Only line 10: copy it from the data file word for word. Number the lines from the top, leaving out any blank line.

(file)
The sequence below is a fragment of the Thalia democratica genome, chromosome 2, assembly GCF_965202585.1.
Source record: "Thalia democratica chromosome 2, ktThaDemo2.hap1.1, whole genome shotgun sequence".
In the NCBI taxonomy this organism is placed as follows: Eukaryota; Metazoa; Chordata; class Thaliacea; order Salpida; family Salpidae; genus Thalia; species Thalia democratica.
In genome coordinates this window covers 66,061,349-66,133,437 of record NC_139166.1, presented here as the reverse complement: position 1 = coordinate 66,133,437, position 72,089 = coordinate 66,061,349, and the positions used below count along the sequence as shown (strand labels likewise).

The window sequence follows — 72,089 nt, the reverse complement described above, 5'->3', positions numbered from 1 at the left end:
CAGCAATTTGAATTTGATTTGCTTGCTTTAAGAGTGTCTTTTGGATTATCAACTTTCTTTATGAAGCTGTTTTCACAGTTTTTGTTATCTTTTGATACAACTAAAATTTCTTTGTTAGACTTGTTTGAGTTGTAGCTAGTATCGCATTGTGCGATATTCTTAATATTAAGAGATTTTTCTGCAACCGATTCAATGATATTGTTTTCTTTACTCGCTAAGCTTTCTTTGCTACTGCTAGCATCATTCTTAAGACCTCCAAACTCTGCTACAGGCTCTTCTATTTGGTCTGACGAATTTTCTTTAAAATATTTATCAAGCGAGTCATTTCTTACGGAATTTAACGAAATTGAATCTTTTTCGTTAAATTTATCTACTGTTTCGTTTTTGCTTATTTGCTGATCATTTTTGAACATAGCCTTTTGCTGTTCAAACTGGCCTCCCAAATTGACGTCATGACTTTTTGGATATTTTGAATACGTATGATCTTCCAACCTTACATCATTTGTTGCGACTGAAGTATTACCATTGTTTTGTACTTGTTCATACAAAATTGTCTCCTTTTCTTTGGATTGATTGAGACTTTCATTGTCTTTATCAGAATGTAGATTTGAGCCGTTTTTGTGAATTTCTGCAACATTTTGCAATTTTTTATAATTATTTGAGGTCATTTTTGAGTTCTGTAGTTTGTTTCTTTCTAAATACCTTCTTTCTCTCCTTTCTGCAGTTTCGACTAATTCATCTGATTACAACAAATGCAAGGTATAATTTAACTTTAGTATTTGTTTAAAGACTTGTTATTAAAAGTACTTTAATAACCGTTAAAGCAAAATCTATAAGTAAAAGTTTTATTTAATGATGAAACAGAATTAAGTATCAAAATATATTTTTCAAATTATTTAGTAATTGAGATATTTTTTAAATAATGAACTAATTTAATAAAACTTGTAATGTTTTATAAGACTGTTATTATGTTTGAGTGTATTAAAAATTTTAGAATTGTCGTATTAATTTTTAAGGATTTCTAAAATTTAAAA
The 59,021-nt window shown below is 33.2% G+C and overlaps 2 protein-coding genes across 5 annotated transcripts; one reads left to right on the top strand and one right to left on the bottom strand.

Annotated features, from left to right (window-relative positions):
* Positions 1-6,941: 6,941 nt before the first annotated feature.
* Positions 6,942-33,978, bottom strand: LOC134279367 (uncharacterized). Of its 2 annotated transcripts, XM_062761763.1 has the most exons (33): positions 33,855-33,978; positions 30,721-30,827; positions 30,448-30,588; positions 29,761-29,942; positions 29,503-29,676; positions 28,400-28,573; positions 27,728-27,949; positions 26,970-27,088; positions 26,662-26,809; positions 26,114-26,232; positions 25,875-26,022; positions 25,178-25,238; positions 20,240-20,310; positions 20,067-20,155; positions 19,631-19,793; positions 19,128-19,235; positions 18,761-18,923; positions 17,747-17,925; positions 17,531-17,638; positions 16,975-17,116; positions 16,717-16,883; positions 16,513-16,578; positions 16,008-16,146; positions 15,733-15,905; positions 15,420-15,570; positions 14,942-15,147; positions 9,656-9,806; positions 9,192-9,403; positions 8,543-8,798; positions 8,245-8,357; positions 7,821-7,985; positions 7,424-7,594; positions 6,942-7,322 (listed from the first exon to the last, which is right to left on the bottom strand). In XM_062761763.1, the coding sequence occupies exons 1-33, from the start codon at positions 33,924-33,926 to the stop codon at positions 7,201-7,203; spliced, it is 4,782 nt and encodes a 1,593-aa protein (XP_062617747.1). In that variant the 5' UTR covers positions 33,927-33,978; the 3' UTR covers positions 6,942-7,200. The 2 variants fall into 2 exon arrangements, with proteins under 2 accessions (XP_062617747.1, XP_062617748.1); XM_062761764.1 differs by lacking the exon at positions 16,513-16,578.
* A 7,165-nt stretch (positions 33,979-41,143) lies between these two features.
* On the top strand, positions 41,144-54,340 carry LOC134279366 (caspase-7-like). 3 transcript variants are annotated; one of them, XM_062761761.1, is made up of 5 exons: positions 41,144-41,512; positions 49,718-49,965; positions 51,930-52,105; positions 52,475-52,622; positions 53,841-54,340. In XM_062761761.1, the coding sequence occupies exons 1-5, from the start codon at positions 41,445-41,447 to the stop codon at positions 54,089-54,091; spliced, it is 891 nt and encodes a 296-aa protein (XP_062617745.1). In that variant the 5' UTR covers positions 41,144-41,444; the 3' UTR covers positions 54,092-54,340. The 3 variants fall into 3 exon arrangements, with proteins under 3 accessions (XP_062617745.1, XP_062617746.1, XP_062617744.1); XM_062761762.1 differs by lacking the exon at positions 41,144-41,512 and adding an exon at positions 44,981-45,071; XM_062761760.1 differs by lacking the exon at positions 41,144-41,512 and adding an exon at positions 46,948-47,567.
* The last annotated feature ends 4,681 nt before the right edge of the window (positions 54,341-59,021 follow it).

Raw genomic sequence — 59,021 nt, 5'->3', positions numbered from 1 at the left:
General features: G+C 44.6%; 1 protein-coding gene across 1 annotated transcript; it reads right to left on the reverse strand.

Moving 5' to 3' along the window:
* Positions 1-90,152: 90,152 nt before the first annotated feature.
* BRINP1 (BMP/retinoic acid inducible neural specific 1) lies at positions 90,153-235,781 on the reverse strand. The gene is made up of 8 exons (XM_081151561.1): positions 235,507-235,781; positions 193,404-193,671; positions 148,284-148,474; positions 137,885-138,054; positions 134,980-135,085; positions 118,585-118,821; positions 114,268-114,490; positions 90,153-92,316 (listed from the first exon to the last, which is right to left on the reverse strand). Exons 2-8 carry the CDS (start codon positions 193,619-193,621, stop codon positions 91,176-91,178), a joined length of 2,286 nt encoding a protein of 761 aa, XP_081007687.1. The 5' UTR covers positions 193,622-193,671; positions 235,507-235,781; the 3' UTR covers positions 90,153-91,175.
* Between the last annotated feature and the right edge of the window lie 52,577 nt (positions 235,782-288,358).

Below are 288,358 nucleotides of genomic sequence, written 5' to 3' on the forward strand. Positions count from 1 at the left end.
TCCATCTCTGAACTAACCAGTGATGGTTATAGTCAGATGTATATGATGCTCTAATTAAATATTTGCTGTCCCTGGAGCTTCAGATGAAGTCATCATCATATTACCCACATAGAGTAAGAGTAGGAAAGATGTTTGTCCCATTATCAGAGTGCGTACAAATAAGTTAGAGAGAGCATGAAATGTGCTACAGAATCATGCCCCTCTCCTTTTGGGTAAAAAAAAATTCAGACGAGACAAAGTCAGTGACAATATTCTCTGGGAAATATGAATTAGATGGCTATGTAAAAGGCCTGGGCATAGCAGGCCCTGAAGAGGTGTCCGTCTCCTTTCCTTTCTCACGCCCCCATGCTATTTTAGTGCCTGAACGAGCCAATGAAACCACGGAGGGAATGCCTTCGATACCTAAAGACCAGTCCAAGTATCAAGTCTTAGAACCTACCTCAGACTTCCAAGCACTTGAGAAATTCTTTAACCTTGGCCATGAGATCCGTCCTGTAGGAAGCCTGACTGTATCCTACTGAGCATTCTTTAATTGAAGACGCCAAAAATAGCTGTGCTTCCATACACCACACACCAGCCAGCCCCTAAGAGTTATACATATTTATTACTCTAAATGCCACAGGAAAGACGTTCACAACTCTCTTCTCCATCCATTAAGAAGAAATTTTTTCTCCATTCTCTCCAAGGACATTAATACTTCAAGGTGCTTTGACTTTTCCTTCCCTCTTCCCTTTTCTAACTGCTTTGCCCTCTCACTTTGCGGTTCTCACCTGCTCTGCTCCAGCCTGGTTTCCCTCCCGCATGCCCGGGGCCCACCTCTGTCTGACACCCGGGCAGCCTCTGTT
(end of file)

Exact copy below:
* Positions 6,942-33,978, bottom strand: LOC134279367 (uncharacterized). Of its 2 annotated transcripts, XM_062761763.1 has the most exons (33): positions 33,855-33,978; positions 30,721-30,827; positions 30,448-30,588; positions 29,761-29,942; positions 29,503-29,676; positions 28,400-28,573; positions 27,728-27,949; positions 26,970-27,088; positions 26,662-26,809; positions 26,114-26,232; positions 25,875-26,022; positions 25,178-25,238; positions 20,240-20,310; positions 20,067-20,155; positions 19,631-19,793; positions 19,128-19,235; positions 18,761-18,923; positions 17,747-17,925; positions 17,531-17,638; positions 16,975-17,116; positions 16,717-16,883; positions 16,513-16,578; positions 16,008-16,146; positions 15,733-15,905; positions 15,420-15,570; positions 14,942-15,147; positions 9,656-9,806; positions 9,192-9,403; positions 8,543-8,798; positions 8,245-8,357; positions 7,821-7,985; positions 7,424-7,594; positions 6,942-7,322 (listed from the first exon to the last, which is right to left on the bottom strand). In XM_062761763.1, the coding sequence occupies exons 1-33, from the start codon at positions 33,924-33,926 to the stop codon at positions 7,201-7,203; spliced, it is 4,782 nt and encodes a 1,593-aa protein (XP_062617747.1). In that variant the 5' UTR covers positions 33,927-33,978; the 3' UTR covers positions 6,942-7,200. The 2 variants fall into 2 exon arrangements, with proteins under 2 accessions (XP_062617747.1, XP_062617748.1); XM_062761764.1 differs by lacking the exon at positions 16,513-16,578.